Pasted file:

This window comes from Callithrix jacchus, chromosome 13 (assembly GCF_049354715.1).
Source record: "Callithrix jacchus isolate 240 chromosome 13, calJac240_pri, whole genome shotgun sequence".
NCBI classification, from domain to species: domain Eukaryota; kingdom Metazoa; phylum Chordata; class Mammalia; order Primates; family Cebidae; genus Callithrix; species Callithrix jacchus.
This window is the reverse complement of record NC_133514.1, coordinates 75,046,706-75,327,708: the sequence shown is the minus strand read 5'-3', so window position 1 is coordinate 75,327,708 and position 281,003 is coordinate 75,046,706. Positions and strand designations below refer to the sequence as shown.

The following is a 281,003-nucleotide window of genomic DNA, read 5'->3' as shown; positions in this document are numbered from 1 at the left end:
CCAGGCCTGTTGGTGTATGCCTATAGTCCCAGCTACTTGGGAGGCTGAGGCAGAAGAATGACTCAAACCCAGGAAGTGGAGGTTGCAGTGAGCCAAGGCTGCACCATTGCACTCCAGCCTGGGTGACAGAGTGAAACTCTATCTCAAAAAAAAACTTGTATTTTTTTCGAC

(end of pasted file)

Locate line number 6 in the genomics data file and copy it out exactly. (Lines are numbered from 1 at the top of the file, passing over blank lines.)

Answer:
CCAGGCCTGTTGGTGTATGCCTATAGTCCCAGCTACTTGGGAGGCTGAGGCAGAAGAATGACTCAAACCCAGGAAGTGGAGGTTGCAGTGAGCCAAGGCTGCACCATTGCACTCCAGCCTGGGTGACAGAGTGAAACTCTATCTCAAAAAAAAACTTGTATTTTTTTCGAC